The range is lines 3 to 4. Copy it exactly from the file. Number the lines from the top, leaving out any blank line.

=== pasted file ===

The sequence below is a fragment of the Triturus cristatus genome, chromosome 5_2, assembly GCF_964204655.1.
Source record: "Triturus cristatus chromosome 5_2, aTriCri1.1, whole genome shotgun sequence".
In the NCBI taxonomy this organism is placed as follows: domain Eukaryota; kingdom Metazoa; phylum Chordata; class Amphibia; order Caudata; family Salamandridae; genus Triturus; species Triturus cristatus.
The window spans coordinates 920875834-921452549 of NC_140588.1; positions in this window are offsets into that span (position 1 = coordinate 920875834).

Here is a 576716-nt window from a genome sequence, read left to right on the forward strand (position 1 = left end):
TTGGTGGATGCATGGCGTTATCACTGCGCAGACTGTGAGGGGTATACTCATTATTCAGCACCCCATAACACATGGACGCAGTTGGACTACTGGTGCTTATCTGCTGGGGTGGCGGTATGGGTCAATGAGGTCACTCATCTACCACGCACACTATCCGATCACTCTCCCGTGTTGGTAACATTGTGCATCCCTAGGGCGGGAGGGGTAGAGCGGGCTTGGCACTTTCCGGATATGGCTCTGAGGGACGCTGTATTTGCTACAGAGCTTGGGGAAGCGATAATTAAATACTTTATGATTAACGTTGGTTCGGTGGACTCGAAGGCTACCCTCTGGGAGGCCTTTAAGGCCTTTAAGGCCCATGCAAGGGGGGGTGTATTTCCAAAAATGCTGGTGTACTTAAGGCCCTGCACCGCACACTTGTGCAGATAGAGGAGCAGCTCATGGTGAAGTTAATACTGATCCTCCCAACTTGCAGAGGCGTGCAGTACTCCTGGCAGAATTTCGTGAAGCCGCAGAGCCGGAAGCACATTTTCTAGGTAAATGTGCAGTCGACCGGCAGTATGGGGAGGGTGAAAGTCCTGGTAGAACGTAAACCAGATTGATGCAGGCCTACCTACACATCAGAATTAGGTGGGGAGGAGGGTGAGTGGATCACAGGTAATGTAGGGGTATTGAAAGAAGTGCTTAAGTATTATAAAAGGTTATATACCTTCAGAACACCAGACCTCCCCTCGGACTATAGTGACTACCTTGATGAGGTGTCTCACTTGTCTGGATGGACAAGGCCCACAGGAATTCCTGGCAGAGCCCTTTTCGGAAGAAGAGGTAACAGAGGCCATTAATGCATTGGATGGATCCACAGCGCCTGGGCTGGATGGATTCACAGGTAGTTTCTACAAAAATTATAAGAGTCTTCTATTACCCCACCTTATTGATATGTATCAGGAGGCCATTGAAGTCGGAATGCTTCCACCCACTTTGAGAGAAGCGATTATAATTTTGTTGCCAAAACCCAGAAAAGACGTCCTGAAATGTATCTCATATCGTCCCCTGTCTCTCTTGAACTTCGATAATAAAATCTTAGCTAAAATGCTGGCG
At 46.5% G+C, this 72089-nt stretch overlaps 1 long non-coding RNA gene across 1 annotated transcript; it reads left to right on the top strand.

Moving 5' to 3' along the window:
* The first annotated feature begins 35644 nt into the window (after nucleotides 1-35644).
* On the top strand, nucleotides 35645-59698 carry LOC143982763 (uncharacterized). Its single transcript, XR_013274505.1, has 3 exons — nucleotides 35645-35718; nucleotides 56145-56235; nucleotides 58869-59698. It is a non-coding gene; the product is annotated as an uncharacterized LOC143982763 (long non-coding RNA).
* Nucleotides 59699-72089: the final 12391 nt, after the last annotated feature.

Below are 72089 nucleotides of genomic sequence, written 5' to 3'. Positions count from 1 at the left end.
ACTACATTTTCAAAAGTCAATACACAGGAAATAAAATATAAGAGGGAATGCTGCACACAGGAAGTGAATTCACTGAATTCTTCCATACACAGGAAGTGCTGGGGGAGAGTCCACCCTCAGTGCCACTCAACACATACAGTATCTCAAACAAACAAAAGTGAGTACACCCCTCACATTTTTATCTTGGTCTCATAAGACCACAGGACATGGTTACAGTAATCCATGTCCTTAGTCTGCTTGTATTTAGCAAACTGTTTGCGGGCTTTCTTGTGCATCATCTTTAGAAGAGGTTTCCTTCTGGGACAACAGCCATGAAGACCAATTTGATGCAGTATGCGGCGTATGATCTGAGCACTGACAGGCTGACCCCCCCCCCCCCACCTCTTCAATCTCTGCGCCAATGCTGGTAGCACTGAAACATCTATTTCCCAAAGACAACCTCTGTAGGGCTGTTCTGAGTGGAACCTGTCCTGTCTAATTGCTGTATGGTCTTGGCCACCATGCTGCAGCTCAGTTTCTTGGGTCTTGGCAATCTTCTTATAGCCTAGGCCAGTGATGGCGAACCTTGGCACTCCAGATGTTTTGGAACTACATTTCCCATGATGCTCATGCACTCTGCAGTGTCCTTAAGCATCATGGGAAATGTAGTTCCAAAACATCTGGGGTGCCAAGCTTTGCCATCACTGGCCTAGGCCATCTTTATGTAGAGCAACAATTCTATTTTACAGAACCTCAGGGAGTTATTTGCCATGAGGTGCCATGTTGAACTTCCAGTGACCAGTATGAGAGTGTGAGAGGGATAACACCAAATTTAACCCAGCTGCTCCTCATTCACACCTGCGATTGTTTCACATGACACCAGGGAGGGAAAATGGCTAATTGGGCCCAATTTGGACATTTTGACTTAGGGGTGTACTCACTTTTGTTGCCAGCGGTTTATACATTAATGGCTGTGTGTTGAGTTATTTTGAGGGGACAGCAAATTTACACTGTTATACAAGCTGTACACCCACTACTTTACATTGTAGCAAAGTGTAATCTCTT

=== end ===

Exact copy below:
In the NCBI taxonomy this organism is placed as follows: domain Eukaryota; kingdom Metazoa; phylum Chordata; class Amphibia; order Caudata; family Salamandridae; genus Triturus; species Triturus cristatus.
The window spans coordinates 920875834-921452549 of NC_140588.1; positions in this window are offsets into that span (position 1 = coordinate 920875834).